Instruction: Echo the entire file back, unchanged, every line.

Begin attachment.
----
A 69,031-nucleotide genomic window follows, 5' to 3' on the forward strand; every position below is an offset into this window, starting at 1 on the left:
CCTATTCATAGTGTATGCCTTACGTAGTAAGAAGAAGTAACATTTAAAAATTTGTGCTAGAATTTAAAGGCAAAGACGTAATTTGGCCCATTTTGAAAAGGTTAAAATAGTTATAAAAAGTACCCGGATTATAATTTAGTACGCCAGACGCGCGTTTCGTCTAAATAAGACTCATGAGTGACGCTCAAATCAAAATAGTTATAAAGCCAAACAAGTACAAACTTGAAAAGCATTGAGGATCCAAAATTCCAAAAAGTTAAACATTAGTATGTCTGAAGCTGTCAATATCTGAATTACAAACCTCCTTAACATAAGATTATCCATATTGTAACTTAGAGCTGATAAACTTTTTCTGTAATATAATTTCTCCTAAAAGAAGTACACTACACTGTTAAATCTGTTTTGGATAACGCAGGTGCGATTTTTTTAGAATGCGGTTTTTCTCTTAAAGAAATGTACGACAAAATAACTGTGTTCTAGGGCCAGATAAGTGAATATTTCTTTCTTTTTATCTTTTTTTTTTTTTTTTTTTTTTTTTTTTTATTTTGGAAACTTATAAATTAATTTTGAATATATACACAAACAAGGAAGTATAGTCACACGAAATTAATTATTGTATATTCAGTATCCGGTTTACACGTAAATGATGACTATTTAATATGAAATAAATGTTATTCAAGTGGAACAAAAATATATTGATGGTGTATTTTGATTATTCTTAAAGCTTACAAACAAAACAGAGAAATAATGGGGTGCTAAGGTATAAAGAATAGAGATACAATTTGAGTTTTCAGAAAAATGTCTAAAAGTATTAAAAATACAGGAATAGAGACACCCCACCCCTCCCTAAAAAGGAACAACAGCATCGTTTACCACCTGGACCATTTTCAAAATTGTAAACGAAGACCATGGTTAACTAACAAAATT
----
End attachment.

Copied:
A 69,031-nucleotide genomic window follows, 5' to 3' on the forward strand; every position below is an offset into this window, starting at 1 on the left:
CCTATTCATAGTGTATGCCTTACGTAGTAAGAAGAAGTAACATTTAAAAATTTGTGCTAGAATTTAAAGGCAAAGACGTAATTTGGCCCATTTTGAAAAGGTTAAAATAGTTATAAAAAGTACCCGGATTATAATTTAGTACGCCAGACGCGCGTTTCGTCTAAATAAGACTCATGAGTGACGCTCAAATCAAAATAGTTATAAAGCCAAACAAGTACAAACTTGAAAAGCATTGAGGATCCAAAATTCCAAAAAGTTAAACATTAGTATGTCTGAAGCTGTCAATATCTGAATTACAAACCTCCTTAACATAAGATTATCCATATTGTAACTTAGAGCTGATAAACTTTTTCTGTAATATAATTTCTCCTAAAAGAAGTACACTACACTGTTAAATCTGTTTTGGATAACGCAGGTGCGATTTTTTTAGAATGCGGTTTTTCTCTTAAAGAAATGTACGACAAAATAACTGTGTTCTAGGGCCAGATAAGTGAATATTTCTTTCTTTTTATCTTTTTTTTTTTTTTTTTTTTTTTTTTTTTATTTTGGAAACTTATAAATTAATTTTGAATATATACACAAACAAGGAAGTATAGTCACACGAAATTAATTATTGTATATTCAGTATCCGGTTTACACGTAAATGATGACTATTTAATATGAAATAAATGTTATTCAAGTGGAACAAAAATATATTGATGGTGTATTTTGATTATTCTTAAAGCTTACAAACAAAACAGAGAAATAATGGGGTGCTAAGGTATAAAGAATAGAGATACAATTTGAGTTTTCAGAAAAATGTCTAAAAGTATTAAAAATACAGGAATAGAGACACCCCACCCCTCCCTAAAAAGGAACAACAGCATCGTTTACCACCTGGACCATTTTCAAAATTGTAAACGAAGACCATGGTTAACTAACAAAATT